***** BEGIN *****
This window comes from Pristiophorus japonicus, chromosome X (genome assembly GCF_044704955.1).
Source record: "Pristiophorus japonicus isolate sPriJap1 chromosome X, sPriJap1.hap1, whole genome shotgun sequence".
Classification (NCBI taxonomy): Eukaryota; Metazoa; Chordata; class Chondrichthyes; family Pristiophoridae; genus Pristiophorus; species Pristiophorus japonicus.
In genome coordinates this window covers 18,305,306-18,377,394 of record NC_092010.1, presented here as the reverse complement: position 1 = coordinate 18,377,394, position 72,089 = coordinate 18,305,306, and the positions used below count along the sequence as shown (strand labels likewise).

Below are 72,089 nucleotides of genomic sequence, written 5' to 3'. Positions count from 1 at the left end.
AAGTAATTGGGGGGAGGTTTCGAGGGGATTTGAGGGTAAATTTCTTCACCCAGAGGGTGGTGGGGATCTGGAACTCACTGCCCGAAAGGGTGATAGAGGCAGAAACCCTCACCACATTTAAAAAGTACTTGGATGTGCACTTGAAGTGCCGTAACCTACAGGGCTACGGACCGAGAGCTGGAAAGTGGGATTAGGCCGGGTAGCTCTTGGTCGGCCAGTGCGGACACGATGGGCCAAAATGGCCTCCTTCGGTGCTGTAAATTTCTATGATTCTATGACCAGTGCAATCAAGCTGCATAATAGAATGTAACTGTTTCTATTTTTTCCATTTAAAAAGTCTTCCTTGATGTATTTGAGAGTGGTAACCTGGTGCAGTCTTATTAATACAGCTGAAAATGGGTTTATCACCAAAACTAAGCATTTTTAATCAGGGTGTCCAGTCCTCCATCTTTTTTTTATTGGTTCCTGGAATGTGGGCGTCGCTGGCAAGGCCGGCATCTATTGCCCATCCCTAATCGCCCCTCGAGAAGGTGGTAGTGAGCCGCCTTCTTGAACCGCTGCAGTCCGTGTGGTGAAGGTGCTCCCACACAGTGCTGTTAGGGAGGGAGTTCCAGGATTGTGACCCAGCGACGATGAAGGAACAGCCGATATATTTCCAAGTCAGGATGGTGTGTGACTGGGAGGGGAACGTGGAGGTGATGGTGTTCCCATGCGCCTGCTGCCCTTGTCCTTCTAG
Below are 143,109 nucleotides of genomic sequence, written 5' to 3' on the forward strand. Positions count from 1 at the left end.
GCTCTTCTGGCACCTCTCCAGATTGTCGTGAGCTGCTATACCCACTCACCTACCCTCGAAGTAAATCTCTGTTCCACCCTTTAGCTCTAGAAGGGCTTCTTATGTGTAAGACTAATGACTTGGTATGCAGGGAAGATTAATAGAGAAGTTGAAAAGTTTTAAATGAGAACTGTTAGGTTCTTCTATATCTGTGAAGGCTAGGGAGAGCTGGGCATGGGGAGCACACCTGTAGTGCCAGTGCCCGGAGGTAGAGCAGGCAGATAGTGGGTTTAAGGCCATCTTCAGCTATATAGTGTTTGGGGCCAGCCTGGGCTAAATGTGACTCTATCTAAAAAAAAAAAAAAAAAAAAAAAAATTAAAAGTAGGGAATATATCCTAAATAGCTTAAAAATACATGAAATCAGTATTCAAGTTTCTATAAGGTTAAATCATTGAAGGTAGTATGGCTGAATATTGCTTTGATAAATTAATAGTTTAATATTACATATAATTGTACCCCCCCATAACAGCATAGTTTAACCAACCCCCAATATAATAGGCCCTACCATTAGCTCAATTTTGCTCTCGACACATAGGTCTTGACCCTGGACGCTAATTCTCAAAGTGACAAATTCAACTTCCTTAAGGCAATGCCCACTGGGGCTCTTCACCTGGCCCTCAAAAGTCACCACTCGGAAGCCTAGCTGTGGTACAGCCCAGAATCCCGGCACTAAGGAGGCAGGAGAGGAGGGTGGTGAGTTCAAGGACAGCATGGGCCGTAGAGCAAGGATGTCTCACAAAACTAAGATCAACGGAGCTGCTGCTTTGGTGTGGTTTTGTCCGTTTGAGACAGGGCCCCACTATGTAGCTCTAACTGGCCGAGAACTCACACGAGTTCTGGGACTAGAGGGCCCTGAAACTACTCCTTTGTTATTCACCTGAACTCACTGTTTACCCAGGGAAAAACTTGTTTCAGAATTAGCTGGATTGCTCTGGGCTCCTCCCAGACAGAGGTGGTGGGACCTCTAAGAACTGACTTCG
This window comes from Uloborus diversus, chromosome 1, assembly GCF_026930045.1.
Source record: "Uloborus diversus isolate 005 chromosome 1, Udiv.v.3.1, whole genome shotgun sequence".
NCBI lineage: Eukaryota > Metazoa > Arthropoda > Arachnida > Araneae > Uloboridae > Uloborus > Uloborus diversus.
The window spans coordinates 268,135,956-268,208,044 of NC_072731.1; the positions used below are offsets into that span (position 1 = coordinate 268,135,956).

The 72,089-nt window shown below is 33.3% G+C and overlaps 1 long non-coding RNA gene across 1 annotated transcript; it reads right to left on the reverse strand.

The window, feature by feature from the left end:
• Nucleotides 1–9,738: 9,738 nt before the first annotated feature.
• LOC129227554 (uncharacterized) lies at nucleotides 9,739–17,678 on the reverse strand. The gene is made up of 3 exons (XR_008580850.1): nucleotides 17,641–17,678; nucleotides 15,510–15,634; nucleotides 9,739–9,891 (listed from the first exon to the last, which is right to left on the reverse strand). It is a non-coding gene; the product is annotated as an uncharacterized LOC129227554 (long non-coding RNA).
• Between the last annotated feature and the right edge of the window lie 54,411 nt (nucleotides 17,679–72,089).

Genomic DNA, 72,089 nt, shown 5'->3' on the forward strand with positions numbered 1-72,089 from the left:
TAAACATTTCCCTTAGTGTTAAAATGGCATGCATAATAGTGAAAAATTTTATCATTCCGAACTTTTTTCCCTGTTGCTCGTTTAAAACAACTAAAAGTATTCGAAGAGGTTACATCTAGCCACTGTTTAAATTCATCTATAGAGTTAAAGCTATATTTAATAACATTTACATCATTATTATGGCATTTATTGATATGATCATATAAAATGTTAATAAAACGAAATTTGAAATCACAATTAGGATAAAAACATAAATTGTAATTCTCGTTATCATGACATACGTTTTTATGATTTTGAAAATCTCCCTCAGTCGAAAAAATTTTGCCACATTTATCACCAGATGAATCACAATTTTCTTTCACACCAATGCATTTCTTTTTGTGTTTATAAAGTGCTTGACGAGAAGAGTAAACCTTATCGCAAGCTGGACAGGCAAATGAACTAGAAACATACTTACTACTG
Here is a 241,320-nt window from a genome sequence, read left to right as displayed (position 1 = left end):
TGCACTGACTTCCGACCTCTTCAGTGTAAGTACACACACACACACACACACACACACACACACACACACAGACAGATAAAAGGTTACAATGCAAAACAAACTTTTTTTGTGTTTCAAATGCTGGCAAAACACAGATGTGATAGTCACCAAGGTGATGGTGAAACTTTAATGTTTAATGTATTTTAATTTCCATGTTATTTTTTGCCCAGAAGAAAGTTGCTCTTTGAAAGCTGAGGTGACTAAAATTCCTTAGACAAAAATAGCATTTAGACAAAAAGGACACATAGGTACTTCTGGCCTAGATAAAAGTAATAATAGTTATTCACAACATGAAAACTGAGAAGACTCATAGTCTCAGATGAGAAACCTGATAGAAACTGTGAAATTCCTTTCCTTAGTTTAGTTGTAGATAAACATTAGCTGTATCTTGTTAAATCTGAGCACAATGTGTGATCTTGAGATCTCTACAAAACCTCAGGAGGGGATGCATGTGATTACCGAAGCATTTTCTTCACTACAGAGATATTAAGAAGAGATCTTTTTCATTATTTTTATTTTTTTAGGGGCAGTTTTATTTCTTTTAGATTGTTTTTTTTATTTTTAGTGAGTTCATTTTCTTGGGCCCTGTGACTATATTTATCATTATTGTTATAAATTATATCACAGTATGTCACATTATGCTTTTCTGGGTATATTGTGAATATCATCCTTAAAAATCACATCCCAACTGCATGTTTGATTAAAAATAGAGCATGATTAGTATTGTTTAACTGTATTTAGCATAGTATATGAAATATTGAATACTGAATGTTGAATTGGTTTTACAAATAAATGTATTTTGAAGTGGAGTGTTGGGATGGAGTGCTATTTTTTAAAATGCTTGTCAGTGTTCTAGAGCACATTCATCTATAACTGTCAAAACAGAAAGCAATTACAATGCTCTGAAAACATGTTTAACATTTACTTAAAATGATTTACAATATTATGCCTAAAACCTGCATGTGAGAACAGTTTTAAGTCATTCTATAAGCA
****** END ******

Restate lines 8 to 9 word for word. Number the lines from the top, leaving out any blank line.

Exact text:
GCTCTTCTGGCACCTCTCCAGATTGTCGTGAGCTGCTATACCCACTCACCTACCCTCGAAGTAAATCTCTGTTCCACCCTTTAGCTCTAGAAGGGCTTCTTATGTGTAAGACTAATGACTTGGTATGCAGGGAAGATTAATAGAGAAGTTGAAAAGTTTTAAATGAGAACTGTTAGGTTCTTCTATATCTGTGAAGGCTAGGGAGAGCTGGGCATGGGGAGCACACCTGTAGTGCCAGTGCCCGGAGGTAGAGCAGGCAGATAGTGGGTTTAAGGCCATCTTCAGCTATATAGTGTTTGGGGCCAGCCTGGGCTAAATGTGACTCTATCTAAAAAAAAAAAAAAAAAAAAAAAAATTAAAAGTAGGGAATATATCCTAAATAGCTTAAAAATACATGAAATCAGTATTCAAGTTTCTATAAGGTTAAATCATTGAAGGTAGTATGGCTGAATATTGCTTTGATAAATTAATAGTTTAATATTACATATAATTGTACCCCCCCATAACAGCATAGTTTAACCAACCCCCAATATAATAGGCCCTACCATTAGCTCAATTTTGCTCTCGACACATAGGTCTTGACCCTGGACGCTAATTCTCAAAGTGACAAATTCAACTTCCTTAAGGCAATGCCCACTGGGGCTCTTCACCTGGCCCTCAAAAGTCACCACTCGGAAGCCTAGCTGTGGTACAGCCCAGAATCCCGGCACTAAGGAGGCAGGAGAGGAGGGTGGTGAGTTCAAGGACAGCATGGGCCGTAGAGCAAGGATGTCTCACAAAACTAAGATCAACGGAGCTGCTGCTTTGGTGTGGTTTTGTCCGTTTGAGACAGGGCCCCACTATGTAGCTCTAACTGGCCGAGAACTCACACGAGTTCTGGGACTAGAGGGCCCTGAAACTACTCCTTTGTTATTCACCTGAACTCACTGTTTACCCAGGGAAAAACTTGTTTCAGAATTAGCTGGATTGCTCTGGGCTCCTCCCAGACAGAGGTGGTGGGACCTCTAAGAACTGACTTCG
This window comes from Uloborus diversus, chromosome 1, assembly GCF_026930045.1.